Washington County Received Morgue Trailer to Handle Rising COVID-19 Deaths

By Mary Hennigan
Arkansascovid.com

Washington County had the third-highest total COVID-19 deaths in Arkansas, with a total of 195 as of Dec. 13, according to the Arkansas Department of Health. With these numbers rapidly increasing, the Washington County coroner’s office received a morgue trailer from the Arkansas Crime Lab.

The morgue trailer can handle 17 bodies and will be dedicated to COVID-19 deaths. It can be transported to the surrounding counties if needed, Washington County Coroner Roger Morris said.

The Washington County morgue can fit 16 bodies in its two coolers, which are separated between COVID-19 deaths and natural deaths in an attempt to stop contamination of the bodies that are going to funeral homes, Morris said. 

With the surge in the virus statewide, Morris said, “We ran real close twice.” He added, “If we’d have had one more call we’d have been at capacity.”  

The morgue trailer in Washington County is the only one owned by the State Crime Lab, and is on a temporary transfer, Director Kermit Channell said.

“These units are not actually portable morgues. They’re really body storage units…as opposed to a mobile morgue where you’re actually going to conduct autopsies,” he said. 

Morris said he the extra capacity from a morgue trailer for Northwest Arkansas was necessary in the case of an emergency.

“The way we’ve been staying at capacity, I felt like it was the right thing to do, to have a trailer in place in case we needed it,” he said. “Our people deserve to at least have a morgue unit,” he said.

 

 

Pulaski County had the highest total number of COVID-19 deaths, with 318 as of Dec. 13, according to the Arkansas Department of Health. The county had its three highest daily death totals this month.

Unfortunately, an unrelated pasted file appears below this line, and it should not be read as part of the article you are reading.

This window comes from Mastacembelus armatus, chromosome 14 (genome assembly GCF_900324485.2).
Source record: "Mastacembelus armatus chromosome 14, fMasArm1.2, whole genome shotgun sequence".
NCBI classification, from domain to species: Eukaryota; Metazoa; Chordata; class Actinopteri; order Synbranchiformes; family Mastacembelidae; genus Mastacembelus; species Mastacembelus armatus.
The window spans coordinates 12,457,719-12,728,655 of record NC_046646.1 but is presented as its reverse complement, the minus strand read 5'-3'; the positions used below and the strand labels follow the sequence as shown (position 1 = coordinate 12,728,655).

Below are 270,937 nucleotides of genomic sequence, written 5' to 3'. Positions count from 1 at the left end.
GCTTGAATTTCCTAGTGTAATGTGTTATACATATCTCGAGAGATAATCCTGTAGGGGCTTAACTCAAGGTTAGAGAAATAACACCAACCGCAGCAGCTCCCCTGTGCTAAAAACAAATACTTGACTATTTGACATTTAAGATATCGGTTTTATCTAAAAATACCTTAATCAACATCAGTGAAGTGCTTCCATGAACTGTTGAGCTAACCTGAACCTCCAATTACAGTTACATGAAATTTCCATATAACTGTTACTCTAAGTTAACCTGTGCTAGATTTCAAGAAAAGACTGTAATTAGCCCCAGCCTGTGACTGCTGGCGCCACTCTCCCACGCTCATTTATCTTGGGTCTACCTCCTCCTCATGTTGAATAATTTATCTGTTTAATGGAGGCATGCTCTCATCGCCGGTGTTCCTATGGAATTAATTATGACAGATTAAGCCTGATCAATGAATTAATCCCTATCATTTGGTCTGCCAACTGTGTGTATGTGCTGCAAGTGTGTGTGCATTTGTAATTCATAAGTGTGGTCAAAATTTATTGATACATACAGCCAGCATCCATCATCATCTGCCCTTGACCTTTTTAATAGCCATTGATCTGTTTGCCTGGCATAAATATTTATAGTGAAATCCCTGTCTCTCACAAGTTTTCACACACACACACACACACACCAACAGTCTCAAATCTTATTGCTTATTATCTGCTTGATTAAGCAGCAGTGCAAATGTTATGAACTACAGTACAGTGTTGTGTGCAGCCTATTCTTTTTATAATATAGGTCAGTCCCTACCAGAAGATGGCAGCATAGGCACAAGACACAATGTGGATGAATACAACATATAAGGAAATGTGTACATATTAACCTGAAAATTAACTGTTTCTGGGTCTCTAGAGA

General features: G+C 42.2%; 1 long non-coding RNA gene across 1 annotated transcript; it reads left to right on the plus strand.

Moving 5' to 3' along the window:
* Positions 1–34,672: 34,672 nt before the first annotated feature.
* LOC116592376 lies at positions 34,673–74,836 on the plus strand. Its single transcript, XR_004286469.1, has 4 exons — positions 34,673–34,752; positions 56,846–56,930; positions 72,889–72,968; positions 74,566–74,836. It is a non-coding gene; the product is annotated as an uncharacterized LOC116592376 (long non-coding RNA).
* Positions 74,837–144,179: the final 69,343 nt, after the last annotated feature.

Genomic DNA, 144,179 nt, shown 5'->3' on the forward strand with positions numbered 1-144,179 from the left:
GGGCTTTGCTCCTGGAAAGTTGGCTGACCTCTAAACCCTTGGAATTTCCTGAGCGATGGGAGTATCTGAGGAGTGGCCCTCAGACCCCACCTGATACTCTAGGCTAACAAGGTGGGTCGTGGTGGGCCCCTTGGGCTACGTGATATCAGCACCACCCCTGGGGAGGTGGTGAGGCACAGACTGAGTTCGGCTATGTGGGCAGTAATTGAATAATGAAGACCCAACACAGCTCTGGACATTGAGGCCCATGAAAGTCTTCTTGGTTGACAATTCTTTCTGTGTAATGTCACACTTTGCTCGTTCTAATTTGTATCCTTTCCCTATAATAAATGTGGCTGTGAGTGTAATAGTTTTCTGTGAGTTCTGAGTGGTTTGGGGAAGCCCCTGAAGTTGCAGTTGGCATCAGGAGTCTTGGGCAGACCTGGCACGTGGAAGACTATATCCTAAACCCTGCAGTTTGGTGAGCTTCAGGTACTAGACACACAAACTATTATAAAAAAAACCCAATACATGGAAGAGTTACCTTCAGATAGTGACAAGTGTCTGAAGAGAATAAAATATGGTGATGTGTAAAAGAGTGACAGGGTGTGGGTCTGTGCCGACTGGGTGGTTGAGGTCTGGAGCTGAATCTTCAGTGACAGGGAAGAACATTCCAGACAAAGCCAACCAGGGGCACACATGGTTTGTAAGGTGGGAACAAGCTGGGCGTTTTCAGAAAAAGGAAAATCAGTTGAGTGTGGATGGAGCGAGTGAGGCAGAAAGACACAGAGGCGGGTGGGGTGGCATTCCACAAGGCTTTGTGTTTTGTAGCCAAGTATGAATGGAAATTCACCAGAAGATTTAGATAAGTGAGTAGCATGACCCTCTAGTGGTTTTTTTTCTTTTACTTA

The Pulaski County morgue has two coolers that can each store 12 bodies and one freezer with a capacity of nine, Senior Deputy Coroner Josh Hollis said.

Pulaski County also has access to its own morgue trailer that can fit about 20 bodies.

Although Pulaski County is seeing daily increases in deaths, most are occurring in hospitals, Hollis said, and the morgue has only managed two COVID-19 deaths since the pandemic began.

Benton County had the state’s second-highest total of COVID-19 deaths, with 209 as of Dec. 13, according to the Arkansas Department of Health.

The Benton County morgue also has two coolers that hold about 16 bodies, but with the county’s hospital and funeral home morgues, the county can store 75 to 100 bodies, Benton County Coroner Daniel Oxford said. 

Having access to the new morgue trailer wouldn’t change anything for Benton County because of the amount of resources already available, Oxford said. 

“I’ve been doing this since ‘95 and we’ve never completely filled our capacities,” he said. “If we need a morgue trailer in Benton County, it’s a bad day for someone.”

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Mary Hennigan is an ArkansasCovid intern and a senior journalism student at the University of Arkansas. She is studying for a news/editorial focused degree with an anthropology minor. @maryhennigan_

Mary Hennigan
Mary Hennigan

Mary Hennigan is an ArkansasCovid intern and a senior journalism student at the University of Arkansas. She is studying for a news/editorial focused degree with an anthropology minor.

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The University of Arkansas School of Journalism and Strategic Media operates this site as an independent source of news and as a community service for Arkansas residents. Students produce the content here under the supervision of Rob Wells, Ph.D., Assistant Professor of Journalism. The data presented here is collected at roughly the same time each day from the Arkansas Department of Health website.

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